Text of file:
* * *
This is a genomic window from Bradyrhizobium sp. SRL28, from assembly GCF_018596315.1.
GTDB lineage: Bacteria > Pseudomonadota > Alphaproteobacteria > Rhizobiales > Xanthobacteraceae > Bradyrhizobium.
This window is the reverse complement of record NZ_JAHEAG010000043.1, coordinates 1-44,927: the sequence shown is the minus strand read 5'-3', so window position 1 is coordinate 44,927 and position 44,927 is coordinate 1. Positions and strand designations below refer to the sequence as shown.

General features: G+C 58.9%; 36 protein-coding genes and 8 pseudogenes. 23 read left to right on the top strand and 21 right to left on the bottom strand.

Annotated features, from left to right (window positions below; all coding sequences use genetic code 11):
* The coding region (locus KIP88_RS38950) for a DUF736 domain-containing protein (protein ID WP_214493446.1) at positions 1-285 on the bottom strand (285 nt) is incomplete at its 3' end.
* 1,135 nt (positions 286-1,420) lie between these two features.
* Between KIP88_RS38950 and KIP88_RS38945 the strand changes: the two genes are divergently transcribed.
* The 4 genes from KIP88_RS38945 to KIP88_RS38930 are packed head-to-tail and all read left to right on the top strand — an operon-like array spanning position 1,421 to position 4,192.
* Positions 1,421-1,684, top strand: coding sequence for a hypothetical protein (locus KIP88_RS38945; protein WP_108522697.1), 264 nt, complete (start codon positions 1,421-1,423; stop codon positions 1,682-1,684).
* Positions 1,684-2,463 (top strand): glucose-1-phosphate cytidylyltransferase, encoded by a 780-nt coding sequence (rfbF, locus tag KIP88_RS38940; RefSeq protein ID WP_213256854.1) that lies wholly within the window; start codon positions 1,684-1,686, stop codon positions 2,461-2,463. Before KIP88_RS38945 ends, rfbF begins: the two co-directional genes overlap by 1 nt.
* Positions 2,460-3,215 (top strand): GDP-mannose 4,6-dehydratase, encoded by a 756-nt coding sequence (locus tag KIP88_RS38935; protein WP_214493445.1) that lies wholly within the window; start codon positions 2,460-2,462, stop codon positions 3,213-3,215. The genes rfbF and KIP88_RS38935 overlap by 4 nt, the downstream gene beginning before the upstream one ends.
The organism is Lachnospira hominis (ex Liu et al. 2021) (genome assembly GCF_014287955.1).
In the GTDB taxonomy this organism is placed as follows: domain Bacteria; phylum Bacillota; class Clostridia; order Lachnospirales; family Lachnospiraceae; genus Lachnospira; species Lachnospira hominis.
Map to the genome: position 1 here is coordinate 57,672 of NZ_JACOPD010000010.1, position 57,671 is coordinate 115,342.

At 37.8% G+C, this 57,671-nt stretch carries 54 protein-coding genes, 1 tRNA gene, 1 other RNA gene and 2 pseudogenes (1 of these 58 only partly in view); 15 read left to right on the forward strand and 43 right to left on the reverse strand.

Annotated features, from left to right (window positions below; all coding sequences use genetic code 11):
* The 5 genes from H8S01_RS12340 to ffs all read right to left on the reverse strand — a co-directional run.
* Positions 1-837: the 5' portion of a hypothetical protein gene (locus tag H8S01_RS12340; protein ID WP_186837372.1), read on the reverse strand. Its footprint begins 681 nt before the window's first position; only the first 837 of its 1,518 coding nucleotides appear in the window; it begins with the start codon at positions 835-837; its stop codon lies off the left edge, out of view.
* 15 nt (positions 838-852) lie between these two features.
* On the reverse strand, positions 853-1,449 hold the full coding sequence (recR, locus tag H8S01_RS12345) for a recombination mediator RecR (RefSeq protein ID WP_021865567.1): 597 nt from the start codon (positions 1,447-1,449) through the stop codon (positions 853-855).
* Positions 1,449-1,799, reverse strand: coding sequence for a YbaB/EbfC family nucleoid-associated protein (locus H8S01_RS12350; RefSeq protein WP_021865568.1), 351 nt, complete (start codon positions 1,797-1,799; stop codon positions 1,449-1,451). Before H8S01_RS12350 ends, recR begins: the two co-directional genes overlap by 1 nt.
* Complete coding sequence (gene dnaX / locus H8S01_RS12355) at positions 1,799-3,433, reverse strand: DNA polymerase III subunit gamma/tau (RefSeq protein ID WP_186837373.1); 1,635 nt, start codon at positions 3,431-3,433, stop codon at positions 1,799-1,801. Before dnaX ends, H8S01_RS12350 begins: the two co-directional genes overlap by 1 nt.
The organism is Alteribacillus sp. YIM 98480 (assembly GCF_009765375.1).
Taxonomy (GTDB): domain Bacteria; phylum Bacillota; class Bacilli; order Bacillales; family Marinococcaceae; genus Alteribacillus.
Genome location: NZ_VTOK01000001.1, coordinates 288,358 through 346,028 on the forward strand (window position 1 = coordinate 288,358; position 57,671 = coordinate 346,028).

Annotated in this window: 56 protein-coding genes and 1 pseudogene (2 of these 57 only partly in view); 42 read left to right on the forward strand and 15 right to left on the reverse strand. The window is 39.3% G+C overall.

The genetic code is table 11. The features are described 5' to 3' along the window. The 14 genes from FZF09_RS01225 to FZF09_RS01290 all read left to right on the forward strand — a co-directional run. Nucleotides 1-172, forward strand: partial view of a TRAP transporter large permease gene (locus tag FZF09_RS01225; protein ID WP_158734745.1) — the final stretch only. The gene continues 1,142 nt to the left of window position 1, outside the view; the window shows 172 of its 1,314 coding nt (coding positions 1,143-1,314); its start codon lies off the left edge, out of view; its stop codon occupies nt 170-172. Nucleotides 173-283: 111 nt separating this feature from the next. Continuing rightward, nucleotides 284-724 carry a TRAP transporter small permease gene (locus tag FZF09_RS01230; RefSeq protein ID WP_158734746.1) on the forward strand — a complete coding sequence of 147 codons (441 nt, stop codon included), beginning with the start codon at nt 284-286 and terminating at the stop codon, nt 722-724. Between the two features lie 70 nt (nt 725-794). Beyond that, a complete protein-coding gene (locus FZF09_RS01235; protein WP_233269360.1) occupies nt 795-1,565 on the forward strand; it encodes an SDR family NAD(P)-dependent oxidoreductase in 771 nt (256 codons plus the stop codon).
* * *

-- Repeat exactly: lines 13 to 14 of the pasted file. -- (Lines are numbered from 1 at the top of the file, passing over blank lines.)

The organism is Lachnospira hominis (ex Liu et al. 2021) (genome assembly GCF_014287955.1).
In the GTDB taxonomy this organism is placed as follows: domain Bacteria; phylum Bacillota; class Clostridia; order Lachnospirales; family Lachnospiraceae; genus Lachnospira; species Lachnospira hominis.